LGBTQ patients need understanding, respect in health care, experts say
ALLENTOWN, Pa. — LGBTQ people face many uncommon challenges to receiving quality healthcare.
Bradbury-Sullivan LGBT Community Center is working to teach people about those challenges and how to improve LGBTQ health outcomes.
- The first event of the 2023 PA LGBTQIA Health Summit featured discussion on how social factors affect LGBTQIA health
- The keynote speaker for the event was Dr. Lisa Spacek, an internal medicine and infectious disease specialist, who spoke about optimal care for LGBTQ patients
- The presentation featured data from the 2022 Pennsylvania LGBTQ Health Needs Assessment, a biannual survey that evaluates health needs and disparities among LGBTQ people in the state
The center on Wednesday held a virtual event about how social factors affect LGBTQIA health.
The keynote speaker for the event was Dr. Lisa Spacek, an internal medicine and infectious disease specialist. She said it’s important for health care providers to learn about such social factors so they can provide more than just standard care.
“What we want to move toward is optimal care that is patient-centered and grounded in a degree of empathy,” Spacek said.
About a hundred people attended from across the state, according to Bradbury-Sullivan Data and Evaluation Manager Christina Graham, who also spoke at the event.
The presentation featured data from the 2022 Pennsylvania LGBTQ Health Needs Assessment, a biannual survey that evaluates health needs and disparities among LGBTQ people in the state.
Bradbury-Sullivan Center collaborated with other organizations across the state to collect and interpret the data from the survey.
Wednesday’s event was the first of a series of presentations that will occur monthly until June, together called the 2023 PA LGBTQIA Health Summit.
The next presentation on April 12 will be about culturally-responsive health education.
Social determinants of health
In her presentation, Spacek spoke about social determinants of health, or social factors that can affect whether someone can access good quality medical care.
Among respondents to the health assessment survey, 27% said they had just enough money to make ends meet, and 12% did not have enough.
Also, 20% of respondents said they have experienced homelessness at some point in their lives. That number was larger for people of color, trans and nonbinary people and people with disabilities.
“If they don't know where they're sleeping tonight, it's very hard to address those kinds of issues."Dr. Lisa Spacek, an internal medicine and infectious disease specialist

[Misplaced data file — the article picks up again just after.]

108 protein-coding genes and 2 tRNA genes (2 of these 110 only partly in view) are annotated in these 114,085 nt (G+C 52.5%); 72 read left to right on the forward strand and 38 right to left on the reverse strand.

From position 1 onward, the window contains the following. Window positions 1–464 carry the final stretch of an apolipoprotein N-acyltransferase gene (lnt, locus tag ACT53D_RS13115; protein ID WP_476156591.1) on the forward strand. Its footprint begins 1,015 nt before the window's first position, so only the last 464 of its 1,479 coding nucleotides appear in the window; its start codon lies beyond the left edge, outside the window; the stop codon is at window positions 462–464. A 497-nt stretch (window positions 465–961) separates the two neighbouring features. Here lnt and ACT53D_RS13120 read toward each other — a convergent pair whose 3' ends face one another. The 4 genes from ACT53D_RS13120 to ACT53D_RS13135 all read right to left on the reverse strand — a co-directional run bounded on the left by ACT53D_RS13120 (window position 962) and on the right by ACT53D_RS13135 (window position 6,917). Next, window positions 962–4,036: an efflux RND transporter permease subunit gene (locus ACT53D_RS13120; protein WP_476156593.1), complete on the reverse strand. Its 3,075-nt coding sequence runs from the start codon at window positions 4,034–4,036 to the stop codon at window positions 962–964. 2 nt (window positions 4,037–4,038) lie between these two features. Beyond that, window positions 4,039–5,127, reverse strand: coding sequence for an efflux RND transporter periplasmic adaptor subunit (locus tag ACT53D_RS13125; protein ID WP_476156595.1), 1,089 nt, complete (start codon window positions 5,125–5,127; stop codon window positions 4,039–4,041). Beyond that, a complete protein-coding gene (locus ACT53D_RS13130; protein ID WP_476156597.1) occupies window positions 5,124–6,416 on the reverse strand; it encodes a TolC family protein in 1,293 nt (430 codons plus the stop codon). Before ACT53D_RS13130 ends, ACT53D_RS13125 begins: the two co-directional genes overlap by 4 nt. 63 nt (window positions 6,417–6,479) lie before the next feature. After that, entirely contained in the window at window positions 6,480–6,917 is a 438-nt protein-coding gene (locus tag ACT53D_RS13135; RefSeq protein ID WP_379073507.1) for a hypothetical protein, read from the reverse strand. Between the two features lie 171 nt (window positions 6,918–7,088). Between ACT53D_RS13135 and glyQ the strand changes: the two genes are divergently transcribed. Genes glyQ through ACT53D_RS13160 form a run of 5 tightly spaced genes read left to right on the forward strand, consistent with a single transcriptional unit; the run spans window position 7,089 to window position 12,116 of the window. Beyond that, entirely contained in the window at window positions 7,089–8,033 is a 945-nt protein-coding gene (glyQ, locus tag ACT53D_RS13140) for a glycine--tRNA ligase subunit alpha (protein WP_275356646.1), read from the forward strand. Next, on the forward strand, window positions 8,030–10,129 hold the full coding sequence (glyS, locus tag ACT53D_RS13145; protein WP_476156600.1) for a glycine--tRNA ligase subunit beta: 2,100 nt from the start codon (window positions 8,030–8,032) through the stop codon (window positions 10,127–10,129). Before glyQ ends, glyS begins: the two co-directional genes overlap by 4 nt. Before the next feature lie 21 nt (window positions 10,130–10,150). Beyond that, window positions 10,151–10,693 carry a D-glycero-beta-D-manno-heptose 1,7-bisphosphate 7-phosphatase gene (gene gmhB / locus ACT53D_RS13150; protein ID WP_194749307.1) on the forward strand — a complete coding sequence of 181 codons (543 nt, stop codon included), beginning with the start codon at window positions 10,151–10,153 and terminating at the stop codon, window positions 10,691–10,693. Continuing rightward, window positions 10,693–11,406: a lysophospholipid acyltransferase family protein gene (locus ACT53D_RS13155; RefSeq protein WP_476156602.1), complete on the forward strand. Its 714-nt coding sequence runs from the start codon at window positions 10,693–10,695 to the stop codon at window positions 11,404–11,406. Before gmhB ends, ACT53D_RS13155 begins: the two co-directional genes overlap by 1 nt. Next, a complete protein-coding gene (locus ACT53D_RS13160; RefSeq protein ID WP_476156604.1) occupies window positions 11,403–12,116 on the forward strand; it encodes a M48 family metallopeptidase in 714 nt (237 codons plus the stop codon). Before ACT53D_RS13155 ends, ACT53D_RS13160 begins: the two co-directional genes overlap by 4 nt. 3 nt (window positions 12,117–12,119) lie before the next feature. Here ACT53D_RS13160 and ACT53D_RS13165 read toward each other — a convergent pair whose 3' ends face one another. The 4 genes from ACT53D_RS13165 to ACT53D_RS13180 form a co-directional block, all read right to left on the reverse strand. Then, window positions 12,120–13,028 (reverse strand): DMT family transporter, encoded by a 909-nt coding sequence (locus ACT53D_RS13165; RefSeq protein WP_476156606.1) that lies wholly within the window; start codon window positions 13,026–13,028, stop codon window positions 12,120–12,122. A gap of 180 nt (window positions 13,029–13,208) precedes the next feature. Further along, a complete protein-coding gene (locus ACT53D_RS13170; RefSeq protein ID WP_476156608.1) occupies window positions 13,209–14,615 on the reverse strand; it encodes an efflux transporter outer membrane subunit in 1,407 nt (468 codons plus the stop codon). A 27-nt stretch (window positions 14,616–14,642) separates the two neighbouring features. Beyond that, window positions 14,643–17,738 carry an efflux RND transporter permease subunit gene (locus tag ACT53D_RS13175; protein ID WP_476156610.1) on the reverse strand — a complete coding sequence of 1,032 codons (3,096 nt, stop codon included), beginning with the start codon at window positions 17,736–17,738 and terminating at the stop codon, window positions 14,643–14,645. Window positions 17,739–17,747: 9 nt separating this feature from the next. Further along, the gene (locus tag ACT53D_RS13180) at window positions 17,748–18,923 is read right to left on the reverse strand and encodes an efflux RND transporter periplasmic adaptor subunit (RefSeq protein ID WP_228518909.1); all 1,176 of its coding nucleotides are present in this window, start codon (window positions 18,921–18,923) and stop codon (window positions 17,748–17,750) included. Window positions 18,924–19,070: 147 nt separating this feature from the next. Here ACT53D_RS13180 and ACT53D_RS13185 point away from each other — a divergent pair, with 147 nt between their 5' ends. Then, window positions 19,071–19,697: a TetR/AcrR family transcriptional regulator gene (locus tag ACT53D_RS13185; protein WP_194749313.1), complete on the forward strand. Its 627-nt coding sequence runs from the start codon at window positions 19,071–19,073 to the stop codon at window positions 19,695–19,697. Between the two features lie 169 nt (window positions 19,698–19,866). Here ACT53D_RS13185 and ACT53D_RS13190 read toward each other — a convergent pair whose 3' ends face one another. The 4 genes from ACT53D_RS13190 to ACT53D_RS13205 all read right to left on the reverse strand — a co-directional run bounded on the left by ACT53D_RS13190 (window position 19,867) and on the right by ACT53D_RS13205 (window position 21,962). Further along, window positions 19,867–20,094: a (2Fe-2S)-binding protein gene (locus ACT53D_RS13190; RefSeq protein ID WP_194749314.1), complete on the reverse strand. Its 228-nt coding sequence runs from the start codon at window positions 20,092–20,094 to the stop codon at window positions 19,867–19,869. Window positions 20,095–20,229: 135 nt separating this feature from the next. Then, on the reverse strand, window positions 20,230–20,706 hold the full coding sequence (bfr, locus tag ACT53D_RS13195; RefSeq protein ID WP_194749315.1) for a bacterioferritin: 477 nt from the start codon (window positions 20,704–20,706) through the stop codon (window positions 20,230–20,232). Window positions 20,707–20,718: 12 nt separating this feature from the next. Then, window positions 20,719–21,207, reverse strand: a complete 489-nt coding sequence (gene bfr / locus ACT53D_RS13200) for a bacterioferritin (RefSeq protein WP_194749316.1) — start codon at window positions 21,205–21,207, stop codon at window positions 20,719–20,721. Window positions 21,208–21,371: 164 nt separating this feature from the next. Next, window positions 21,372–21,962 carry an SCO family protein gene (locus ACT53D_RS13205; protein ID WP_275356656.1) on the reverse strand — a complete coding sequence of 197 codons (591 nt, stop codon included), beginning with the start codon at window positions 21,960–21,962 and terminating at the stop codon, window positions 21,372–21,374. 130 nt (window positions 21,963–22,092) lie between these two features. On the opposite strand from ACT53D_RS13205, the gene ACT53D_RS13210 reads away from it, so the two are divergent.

Spacek said housing insecurity is a major barrier for many people when trying to address health issues.
“If they don't know where they're sleeping tonight, it's very hard to address those kinds of issues,” Spacek said.
Spacek also spoke about how healthcare providers sometimes do not support LGBTQ peoples’ identities, which can cause them to delay care or not seek it at all.
Nearly half of survey respondents reported fear in seeking health services because of past or potential negative reactions.
“This breaks my heart,” Spacek said. “The idea that sometimes, often, or always the respondents reported having had negative reactions — it really speaks to the concern that I have for our system of providing care.”
A quarter of respondents have not shared their LGBTQ identity with any of their health care providers. Spacek called this a “significant red flag” because those respondents likely have not developed a trusting relationship with any healthcare provider.
Optimal care for LGBTQ patients
Spacek said learning about such barriers to health care can help inform health care providers on how to give optimal care that is patient-centered.
The presentation included several suggestions for health care providers that were taken from written responses in the survey.
The suggestions included adding pronouns and preferred names to systems, seeking training on LGBTQ healthcare and being proactive in offering resources on care for marginalized groups.
Spacek said the most important thing providers can do is establish trust, which takes time and effort.
“We have to understand this to be not just a professional relationship, but a professional relationship grounded in trust,” Spacek said. “And trust is a very human thing; it doesn't just happen, you have to work on it.”
History of event
In previous years, the state Health Department and other organizations held an annual Pennsylvania LGBTQIA Health Conference, which Graham said was a different event with a similar goal.
Graham said people wanted an LGBTQ organization to have more say in how the event is run, so the Bradbury-Sullivan Center submitted a proposal to host this summit.
The state Health Department and other organizations still support the summit.